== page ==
UPPER EAST SIDE — Sarah Baartman, a South African woman who lived in Europe around the turn of the 19th century, was tortured, abused and her body jeered at as part of a human zoo exhibit.
Her rights were ignored and her value diminished to that of an animal, according to Manhattan Country School eighth grader Ajani Nazario.
Ajani was one of several eighth graders who spoke about past injustices and the need to continue the fight for human rights during the Manhattan Country School's 28th annual Martin Luther King Jr. Day march.
"After I graduate, I'm going to teach Sarah Baartman's story and hope it reveals the history that has built our present," Ajani said. "For most kids [MLK Jr. Day] is a day off, but for us, it's a day to remember what Martin Luther King did. Today we stand in front of our future home ... where students will be able to speak up analytically and question everything as I have."
Much of the student body met at the school's future home at 150 W. 85th St. st 10 a.m., to hear a series of speeches written by eighth graders, who focused on uncovering misconceptions and injustice, from police brutality to immigration, racism and Islamophobia.
From there, the crowd holding signs, signaling for peace, love and freedom, sang songs as they marched from the Upper West Side to East 96th Street, where the school currently operates.
On the way, the marchers, many of the school's pre-schoolers to eighth graders, stopped at locations that are important to the fight for civil rights, like at Frederick Douglass Circle at 110th St., the Harriet Tubman statue at Saint Nicholas Ave. and 122nd Street and the Islamic Cultural Center on Third Avenue and East 97th street.
Lance Cain, a third grader at the school and Harlem resident, said she wanted to march because it was a way to celebrate MLK's birthday because "he did something to help those who were segregated."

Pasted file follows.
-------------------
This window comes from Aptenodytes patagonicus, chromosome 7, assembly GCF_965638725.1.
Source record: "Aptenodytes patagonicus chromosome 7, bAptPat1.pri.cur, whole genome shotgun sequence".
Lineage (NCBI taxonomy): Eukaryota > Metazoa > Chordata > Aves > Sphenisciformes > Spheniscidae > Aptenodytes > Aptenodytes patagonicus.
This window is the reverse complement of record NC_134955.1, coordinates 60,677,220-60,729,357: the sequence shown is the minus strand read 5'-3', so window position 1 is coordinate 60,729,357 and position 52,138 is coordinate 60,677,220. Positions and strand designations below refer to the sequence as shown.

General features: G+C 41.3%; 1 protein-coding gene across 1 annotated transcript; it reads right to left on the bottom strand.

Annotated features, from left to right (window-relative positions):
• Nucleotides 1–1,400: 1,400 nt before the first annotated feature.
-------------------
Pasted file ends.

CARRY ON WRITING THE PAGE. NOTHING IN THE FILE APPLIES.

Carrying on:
The Manhattan Country School, founded in 1966, is based on the inspiration of Dr. King, according to Angela Meadows, a spokeswoman for the school.
For many, like Upper West Sider Selcuk Ipek, whose daughter Ayla Ipek is in eighth grade at the school, it made sense to join in the march.
The Ipek family is both Muslim and Jewish, he said, and that to march with the school was to stand up for equal treatment and justice and against discrimination.
Manhattan Country School graduate Zack Lee, now a ninth grader at Elisabeth Irwin High School, came back to march with the group with his old classmate Daniel Mintz, a ninth grader at Bard High School Early College.
"It's not only a tradition of the school but we're carrying on the voice of Dr. King," Zack said. "It's important to his legend and his ideas and it brings the whole community together."
"[The march] is representative of 'unity,'" Daniel added. "Seeing the turnout and seeing people singing together and hearing the eye-opening speeches, makes the legacy of MLK prevail."